It’s a cherished space I get to share with women, as they confide in me their deepest wounds. I’m in awe of all that they’ve come through. I haven’t met a woman yet who doesn’t have some battle scars. These warrior women have become my heroes and sisters in arms. It’s been a privilege to wipe thousands of tears as they share their stories with me. It’s through those tears I’ve found that some of the most constant sources of a woman’s pain, has come at the hands of each other. I’m here to tell you ladies, the number one problem of women isn’t men, it’s women. That may come as a shock with all of the marches and women’s initiatives constantly flashed before our eyes in the media. I’m here to talk about what happens when we go home.

First, I think it’s important to acknowledge the fact that there is still a lot of room for improvement in the advancement of women in this world. Men undoubtedly hold a lot of keys to that. However, that’s a conversation for another day. Today is about holding ourselves accountable. If the advancement of women is what we truly seek, then it’s time we turn that pointer finger around to our own chest and acknowledge the role we play in stunting our growth.

Somewhere in recent years, we’ve gotten off track. Are we crossing the T’s and dotting the I’s of high achievement? Sure. Women continue to knock down every door that lays before them. At no other time in history have we shared more power or been more represented as women. It’s beautiful, really. Give me an instance where so much of this world is isn’t tempered on the attitudes of women- I think you’ll find there’s few. Other than in cases of abuse or severe oppression, we can count on women to set the priorities, the standards, the examples and most importantly – we set the mood in most arena’s. There’s a lot to be proud of.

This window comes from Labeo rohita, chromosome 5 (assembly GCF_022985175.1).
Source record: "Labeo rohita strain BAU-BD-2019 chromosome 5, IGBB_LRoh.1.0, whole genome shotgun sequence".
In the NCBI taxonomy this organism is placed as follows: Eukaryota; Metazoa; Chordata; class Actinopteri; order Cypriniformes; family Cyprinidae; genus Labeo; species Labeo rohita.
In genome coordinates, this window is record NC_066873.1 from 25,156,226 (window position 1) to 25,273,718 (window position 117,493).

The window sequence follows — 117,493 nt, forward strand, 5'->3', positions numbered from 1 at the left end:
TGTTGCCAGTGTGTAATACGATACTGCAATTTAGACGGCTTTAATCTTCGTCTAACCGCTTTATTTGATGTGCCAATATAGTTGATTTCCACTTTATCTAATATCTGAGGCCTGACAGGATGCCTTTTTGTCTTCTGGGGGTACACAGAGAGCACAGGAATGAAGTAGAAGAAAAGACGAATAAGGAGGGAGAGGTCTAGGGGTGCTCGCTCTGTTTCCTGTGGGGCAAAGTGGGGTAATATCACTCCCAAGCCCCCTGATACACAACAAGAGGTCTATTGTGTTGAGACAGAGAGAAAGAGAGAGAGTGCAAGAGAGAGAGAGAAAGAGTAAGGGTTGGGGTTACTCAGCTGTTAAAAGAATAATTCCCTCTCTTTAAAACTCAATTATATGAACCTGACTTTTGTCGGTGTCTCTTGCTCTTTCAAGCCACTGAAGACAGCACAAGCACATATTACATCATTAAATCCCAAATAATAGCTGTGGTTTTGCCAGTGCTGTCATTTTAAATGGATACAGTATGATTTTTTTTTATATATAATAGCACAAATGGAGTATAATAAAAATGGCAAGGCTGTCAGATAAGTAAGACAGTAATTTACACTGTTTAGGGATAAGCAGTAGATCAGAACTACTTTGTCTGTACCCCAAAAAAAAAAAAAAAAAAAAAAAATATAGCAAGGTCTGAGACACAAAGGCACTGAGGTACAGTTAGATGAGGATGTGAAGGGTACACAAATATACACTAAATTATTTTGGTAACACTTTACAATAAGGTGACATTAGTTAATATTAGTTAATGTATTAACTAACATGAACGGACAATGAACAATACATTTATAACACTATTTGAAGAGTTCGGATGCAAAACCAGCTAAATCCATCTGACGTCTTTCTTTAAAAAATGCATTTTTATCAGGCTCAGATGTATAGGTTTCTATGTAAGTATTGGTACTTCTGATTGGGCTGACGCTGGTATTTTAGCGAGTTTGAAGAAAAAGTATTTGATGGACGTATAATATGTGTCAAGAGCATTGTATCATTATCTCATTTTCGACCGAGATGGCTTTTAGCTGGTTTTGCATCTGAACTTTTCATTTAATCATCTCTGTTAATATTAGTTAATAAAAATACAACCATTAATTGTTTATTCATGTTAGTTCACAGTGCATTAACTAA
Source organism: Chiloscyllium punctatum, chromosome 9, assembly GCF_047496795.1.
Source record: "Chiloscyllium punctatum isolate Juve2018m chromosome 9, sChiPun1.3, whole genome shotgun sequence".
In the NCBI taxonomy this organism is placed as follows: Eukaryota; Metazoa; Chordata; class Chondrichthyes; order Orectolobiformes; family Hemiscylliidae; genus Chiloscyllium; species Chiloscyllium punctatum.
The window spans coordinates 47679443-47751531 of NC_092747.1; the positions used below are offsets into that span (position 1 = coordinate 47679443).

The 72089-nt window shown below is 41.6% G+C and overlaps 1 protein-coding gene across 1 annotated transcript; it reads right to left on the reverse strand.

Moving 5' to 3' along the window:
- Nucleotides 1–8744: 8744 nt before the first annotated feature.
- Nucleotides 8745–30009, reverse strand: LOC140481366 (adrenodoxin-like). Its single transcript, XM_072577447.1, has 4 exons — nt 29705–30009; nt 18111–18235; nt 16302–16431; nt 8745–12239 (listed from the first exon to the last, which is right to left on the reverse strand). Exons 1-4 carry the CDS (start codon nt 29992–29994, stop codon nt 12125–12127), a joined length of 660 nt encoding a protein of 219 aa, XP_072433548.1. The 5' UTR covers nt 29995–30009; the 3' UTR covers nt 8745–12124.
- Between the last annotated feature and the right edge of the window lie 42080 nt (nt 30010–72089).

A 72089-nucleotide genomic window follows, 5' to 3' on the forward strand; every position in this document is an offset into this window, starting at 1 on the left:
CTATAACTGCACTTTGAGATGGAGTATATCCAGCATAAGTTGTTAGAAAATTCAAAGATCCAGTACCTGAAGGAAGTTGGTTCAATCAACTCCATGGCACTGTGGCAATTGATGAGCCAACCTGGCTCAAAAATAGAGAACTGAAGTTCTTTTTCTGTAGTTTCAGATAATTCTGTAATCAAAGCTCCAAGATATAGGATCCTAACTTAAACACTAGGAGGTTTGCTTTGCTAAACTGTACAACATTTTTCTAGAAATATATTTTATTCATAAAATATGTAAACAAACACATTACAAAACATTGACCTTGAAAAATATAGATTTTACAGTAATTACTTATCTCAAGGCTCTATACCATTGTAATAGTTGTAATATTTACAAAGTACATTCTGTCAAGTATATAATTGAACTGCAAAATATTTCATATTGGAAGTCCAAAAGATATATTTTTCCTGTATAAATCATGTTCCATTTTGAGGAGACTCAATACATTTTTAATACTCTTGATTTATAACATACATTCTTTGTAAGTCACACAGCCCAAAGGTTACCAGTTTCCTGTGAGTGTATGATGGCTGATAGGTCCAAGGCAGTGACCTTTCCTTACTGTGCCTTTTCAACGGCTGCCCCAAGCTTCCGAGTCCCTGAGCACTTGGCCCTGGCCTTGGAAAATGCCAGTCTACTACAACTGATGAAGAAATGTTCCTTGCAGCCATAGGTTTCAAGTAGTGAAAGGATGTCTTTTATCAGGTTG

However, when it comes to the treatment of each other, a lot of us have gone back to the school yard. We’ve lost the soul of what it means to be a woman. What happened to unity, loyalty, nurturing, mentorship, friendship and love? Some women do those things incredibly well, but not enough of us to stop the bleeding. Ladies, we have forgotten our roots. It’s time to retrace our steps and correct our footing. This is a beckon to higher ground.

Whether it be in at work, school, religious communities or neighborhoods, women express a deep struggle with unity. If you look at the history of women, the key to any substantial advancement was unity. Women laced arms as they fought for the right to vote, to own their own wages and property, and for the power to choose their own destiny. We are the benefactors of centuries of sacrifice. I think it’s time we ask ourselves, how are we honoring their legacy?